1 The Park The cops arrive, as they always do, their Aegean blue NYPD cruiser bumping onto the sidewalk and into the northwest corner of Washington Square Park. There are no sirens or flashing lights, but the late- model Buick does emit a staccato bwip-bwip to signal to the public that business is at hand. The drug dealers usually shuffle away, perpetuating the cat-and-mouse game that occurs hourly in this six- acre plot of concrete, grass, dirt, and action in Greenwich Village. The druggies whisper, Sense, smoke, sense, smoke,” as they have for twenty or thirty years, seemingly in tacit agreement with the cops to ply their trade as long as they do it quietly. But now, instead of allowing the dealers to scatter as they normally do, officers in short-sleeved summer uniforms, chests bulging from flak jackets, actually step out of the cruiser, grab a man, and slap on cuffs.
What’s going on?” someone asks.
They’re arresting a drug dealer.” I don’t look up.
It is a hot, humid, windless Sunday afternoon in August 1997 in New York City, an asphalt-and-concrete circle of hell. The blacktop is thick with urban detritus -- broken glass, bits of yellowed newspaper pages, stained paper coffee cups, dozens upon dozens of cigarette butts. In the southwest corner of the park, hustlers occupying the dozen or so stone tables attempt to lure the unsuspecting. You need to play chess,” one of them announces. Tens and twenties are exchanged and surreptitiously pocketed with a glance over the shoulder. Not that the hustlers need worry; on the scale of petty crimes, board-game gambling ranks even below selling $10 bags of marijuana to New York University students. Around the fountain in the center of the park, hundreds gather to watch the street performer of the moment -- the juggler, the magician, the guy with the trained monkey that jumps on the arm of a rube. On the south side, the dog people take refuge in their fenced-in, gravel-covered enclosure, where humans and animals eye one another cautiously before succumbing to the bond of their shared interests, dogs and other dogs, respectively. There is hair of all colors and styles, piercings and tattoos that would make Dennis Rodman blush, bikers and skaters and readers and sleepers and sunbathers, homeless and Hare Krishna, the constant murmur of crowd noise floating in the thick air.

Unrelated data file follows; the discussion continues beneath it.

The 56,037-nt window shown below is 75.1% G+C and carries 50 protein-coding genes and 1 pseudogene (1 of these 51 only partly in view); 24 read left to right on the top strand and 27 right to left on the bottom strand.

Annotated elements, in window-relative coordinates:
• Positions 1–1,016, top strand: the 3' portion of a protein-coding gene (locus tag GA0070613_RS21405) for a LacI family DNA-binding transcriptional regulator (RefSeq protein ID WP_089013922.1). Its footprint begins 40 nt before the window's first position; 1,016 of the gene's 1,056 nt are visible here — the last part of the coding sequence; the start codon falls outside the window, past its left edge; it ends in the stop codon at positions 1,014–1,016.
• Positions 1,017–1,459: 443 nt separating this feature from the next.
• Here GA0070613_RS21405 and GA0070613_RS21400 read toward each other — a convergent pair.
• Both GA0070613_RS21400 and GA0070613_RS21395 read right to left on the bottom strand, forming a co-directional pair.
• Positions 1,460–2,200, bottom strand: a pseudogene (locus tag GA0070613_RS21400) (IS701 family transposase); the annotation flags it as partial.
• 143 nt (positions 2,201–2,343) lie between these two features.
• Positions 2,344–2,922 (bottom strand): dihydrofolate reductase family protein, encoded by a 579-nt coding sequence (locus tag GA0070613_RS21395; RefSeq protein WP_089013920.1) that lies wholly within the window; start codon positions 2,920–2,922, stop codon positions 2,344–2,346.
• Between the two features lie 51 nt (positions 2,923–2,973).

None of it matters.
I’ve already squandered points with consecutive low-scoring plays intended to ditch a few tiles in hopes of picking up better companions for the Q that fortunately, I think, has appeared on my rack. And I got them: a U, two E’s, an R, and an S. But the chess clock to my right taunts me like a grade school bully as it winds down from twenty-five minutes toward zero. I have these great letters, but no place to score a lot of points with them. It’s only the second time that I’ve played in Washington Square Park and, frankly, I’m intimidated.
My opponent is Diane Firstman, a fact I know only because she has handwritten and taped her name to the back of each of the standard-issue wooden racks that hold the game’s tiles. She is a tall, physically awkward woman with short hair, glasses, and a mouth of crooked teeth: Janet Reno with an anagram jones. She carries a clipboard with her personal scorecard -- Diane’s Score,” it is titled -- which contains boxed areas to record her point totals and those of her opponent, each of the words they create, and all one hundred tiles. She marks off the letters as they are laid out in word combinations so she can keep track of what’s left in the plaid sack sitting next to the board.
Diane is an up-and-coming player at the Manhattan Scrabble Club, which meets Thursday nights at an old residence hotel in midtown. On he
Author’s Note vi
1. The Park 1 2. The Best 10 3. Unrated 20 4. 1005 36 5. Edley 58 6. 1191 75 7. Alfred 89 8. G.I. Joel 109 9. 1291 127 10. The Words 141 11. Matt 154 12. The Owners 165 13. 1461 180 14. Lester 201 15. The Club 214 16. The World 230 17. The Worlds 247 18. 1416 264 19. 1501 285 20. 1574 306 21. 1601 322 22. 1697 340
Epilogue 363 Appendix 367 Sources 368 Acknowledgments 371